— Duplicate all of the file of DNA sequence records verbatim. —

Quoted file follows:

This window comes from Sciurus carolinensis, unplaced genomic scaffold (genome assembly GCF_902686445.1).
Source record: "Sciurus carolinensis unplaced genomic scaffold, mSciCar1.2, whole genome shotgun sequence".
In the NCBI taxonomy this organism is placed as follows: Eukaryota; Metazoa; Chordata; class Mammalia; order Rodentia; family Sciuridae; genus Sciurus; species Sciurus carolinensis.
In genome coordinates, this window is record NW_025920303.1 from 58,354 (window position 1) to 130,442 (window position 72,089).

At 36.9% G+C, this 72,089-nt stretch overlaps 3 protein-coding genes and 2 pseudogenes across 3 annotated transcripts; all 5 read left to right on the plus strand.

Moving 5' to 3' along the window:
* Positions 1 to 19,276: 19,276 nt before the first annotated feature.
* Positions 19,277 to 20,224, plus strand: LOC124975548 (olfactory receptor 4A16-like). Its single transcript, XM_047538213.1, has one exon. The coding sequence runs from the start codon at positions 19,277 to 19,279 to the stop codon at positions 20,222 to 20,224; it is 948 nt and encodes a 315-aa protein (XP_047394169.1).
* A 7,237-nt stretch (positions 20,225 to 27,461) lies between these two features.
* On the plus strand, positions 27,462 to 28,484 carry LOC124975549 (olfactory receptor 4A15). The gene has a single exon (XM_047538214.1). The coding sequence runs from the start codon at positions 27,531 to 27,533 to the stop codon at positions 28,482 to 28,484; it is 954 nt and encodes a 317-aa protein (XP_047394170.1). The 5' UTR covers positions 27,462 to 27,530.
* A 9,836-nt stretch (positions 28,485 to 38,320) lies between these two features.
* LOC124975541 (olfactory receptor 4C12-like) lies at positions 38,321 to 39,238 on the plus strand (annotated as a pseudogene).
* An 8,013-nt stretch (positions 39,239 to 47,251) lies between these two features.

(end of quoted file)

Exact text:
This window comes from Sciurus carolinensis, unplaced genomic scaffold (genome assembly GCF_902686445.1).
Source record: "Sciurus carolinensis unplaced genomic scaffold, mSciCar1.2, whole genome shotgun sequence".
In the NCBI taxonomy this organism is placed as follows: Eukaryota; Metazoa; Chordata; class Mammalia; order Rodentia; family Sciuridae; genus Sciurus; species Sciurus carolinensis.
In genome coordinates, this window is record NW_025920303.1 from 58,354 (window position 1) to 130,442 (window position 72,089).

At 36.9% G+C, this 72,089-nt stretch overlaps 3 protein-coding genes and 2 pseudogenes across 3 annotated transcripts; all 5 read left to right on the plus strand.

Moving 5' to 3' along the window:
* Positions 1 to 19,276: 19,276 nt before the first annotated feature.
* Positions 19,277 to 20,224, plus strand: LOC124975548 (olfactory receptor 4A16-like). Its single transcript, XM_047538213.1, has one exon. The coding sequence runs from the start codon at positions 19,277 to 19,279 to the stop codon at positions 20,222 to 20,224; it is 948 nt and encodes a 315-aa protein (XP_047394169.1).
* A 7,237-nt stretch (positions 20,225 to 27,461) lies between these two features.
* On the plus strand, positions 27,462 to 28,484 carry LOC124975549 (olfactory receptor 4A15). The gene has a single exon (XM_047538214.1). The coding sequence runs from the start codon at positions 27,531 to 27,533 to the stop codon at positions 28,482 to 28,484; it is 954 nt and encodes a 317-aa protein (XP_047394170.1). The 5' UTR covers positions 27,462 to 27,530.
* A 9,836-nt stretch (positions 28,485 to 38,320) lies between these two features.
* LOC124975541 (olfactory receptor 4C12-like) lies at positions 38,321 to 39,238 on the plus strand (annotated as a pseudogene).
* An 8,013-nt stretch (positions 39,239 to 47,251) lies between these two features.